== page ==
Take care!

Wednesday, 5 June 2013

Company magazine, you've let us down

I wouldn't say I'm a religious avid reader of glossy mags, but on occasion if certain celebrities or articles are shown to be sporting the covers I tend to treat myself to one. This month I decided to buy Company magazine as part of a value pack alongside Cosmopolitan and Elle and was thoroughly shocked, as was the rest of the nation, to be greeted with a disgusting article entitled:

'This is Skinny Club...and the first rule of skinny club is that you don't talk about Skinny Club'

Intrigued, I read on and became a mixture of disappointed, disgusted and downhearted.
The article includes a unnamed supposed 'honest' writer who describes in utmost detail how she stays thin, how being thin takes dedication, how being thin is 'worth it', agreeing with that annoyingly famous Kate Moss quote 'nothing tastes as good as skinny feels' and well, you get the general idea.
Part of the article asks its audience if they find the article offensive or refreshingly honest - surely they would know that an article such as this would send all kinds of audiences into extreme uproar.

I'm extremely shocked, for one thing, that the article was even published in the first place, in a magazine with of all people Demi Lovato on its front page - a young woman who spent the majority of her teens battling eating disorders. Likewise, this article appeared just a few pages after an article about feminism and documenting women who fight for feminism, only to be completely juxtaposed by an indication that women should be ashamed of what we look like if we are not pin thin.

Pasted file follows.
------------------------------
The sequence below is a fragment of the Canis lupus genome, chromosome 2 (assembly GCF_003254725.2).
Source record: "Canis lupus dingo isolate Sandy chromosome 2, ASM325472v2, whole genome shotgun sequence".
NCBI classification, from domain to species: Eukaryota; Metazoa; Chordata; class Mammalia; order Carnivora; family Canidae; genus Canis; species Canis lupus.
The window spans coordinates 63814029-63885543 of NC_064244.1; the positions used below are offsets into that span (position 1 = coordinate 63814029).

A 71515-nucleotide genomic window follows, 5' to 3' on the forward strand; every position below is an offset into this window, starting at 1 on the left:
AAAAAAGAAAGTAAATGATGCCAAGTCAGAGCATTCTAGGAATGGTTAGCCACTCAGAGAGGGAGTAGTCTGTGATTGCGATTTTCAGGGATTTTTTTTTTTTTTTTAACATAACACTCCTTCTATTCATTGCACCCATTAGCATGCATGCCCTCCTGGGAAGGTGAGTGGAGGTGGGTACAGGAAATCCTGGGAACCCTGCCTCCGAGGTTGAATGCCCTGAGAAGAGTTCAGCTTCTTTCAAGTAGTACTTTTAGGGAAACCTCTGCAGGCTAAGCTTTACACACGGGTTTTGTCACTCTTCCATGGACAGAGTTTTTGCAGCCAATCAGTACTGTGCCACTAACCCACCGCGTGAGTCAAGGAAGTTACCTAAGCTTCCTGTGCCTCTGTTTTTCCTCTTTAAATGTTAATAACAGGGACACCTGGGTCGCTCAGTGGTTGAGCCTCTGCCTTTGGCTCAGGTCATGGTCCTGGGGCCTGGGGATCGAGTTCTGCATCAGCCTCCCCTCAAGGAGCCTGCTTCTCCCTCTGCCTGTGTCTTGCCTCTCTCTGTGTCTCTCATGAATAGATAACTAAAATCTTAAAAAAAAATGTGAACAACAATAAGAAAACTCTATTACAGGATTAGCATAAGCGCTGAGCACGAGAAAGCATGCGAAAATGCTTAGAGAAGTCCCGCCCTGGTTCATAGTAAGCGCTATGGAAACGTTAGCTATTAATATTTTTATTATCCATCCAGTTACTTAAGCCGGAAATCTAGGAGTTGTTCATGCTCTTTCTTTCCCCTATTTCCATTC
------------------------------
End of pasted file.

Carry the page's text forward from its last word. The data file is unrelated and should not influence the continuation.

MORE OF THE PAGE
Whether this article had included a trigger warning or not (which it didn't, by the way), it does not excuse the content in any way, shape or form. 
I'm very much a believer that the media does not cause eating disorders, but simply fuels them, and fuels sufferers in early stages of eating disorders to worsen their illness further, taking crap articles such as these and using them as reasoning or inspiration to stay/get thinner. Same applies with articles about eating disorders, where magazines too often than not completely ignore Beats general media guidelines on publishing eating disorder content and post those shocking bone jaunting images we're all used to seeing. Similar to this, what is with magazines posting clothes encouraging you to 'embrace your curves' then as soon as you reach the back of the magazine includes cellulite removal surgeries and the latest dieting fads all in one easy to access page? Why?